Where does confidence at work come from?

Managers and human resources and training people need people to be confident Fish jumpingat work.  Why?  Because confident people are much more likely to have a positive impact in the workplace.  Better decisions, reduced risks, greater focus and clarity, more flexibility and greater output all flow from having high levels of confidence.  By that I mean grounded confidence not under confidence or over confidence and arrogance.

So where does confidence come from?  It comes from a belief that certain things are going to happen and certain things are not going to happen.  If an organisation is constantly laying people off, confidence that “I’m not going to become a victim” evaporates. Management failure to reward and recognise achievement becomes confidence that it just does not matter how hard I work.  Seeing the people who achieve win promotions builds the belief that I too can do good work and be recognised for it.  At the heart of confidence lies a decision-making process that weighs up the likelihood of something happening either positively and negatively.

Most people have an inbuilt sense of fairness and can quickly point to things that they can describe as either fair or unfair.  Confidence that fair and reasonable decisions will be made by management will be built if management is seen to act fairly particularly in regard to people decisions.  Harsh punishments will destroy confidence and productivity is very likely to drop as a consequence.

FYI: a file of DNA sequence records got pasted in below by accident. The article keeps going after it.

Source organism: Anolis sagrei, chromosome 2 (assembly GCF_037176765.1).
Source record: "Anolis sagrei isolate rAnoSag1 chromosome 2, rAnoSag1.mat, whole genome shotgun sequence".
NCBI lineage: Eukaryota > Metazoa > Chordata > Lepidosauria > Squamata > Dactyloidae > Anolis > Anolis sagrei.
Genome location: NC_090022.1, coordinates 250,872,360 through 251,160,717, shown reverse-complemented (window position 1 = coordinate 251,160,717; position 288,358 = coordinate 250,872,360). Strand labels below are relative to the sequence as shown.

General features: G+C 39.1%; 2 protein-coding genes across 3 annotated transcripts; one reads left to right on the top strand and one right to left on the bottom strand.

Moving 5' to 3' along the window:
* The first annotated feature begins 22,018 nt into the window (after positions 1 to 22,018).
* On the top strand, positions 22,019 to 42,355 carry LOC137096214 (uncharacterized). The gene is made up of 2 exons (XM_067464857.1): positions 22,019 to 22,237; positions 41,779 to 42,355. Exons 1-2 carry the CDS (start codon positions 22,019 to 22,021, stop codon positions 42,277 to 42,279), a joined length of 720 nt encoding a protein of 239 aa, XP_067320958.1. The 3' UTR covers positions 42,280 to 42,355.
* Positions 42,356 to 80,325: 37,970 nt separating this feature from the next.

Being sure about likely outcomes breeds confidence and as we all know confidence is very infectious as is timidity and anxiety.

If you want to build confidence amongst your people, here is a list of things that you could consider doing:

  • Provide confidence in the future wherever possible;
  • Train people to do their jobs well;
  • Reward achievement by some means or other;
  • Share positive customer feedback widely;
  • Emphasise “why” people’s work matters – what difference does it make to others?
  • If you have to cut staff – cut deep and once don’t make it an annual occurrence.

You’ll know that you have a confidence issue if you find that change is almost always resisted, people hold back and play it safe, there is too much wild risk taking (over confidence), there is confusion and that people withdraw from conversations about work.

Higher productivity and innovation rely heavily on people being confident that their work matters.  Management and human resources and training have a major bearing on how confident people are at work.

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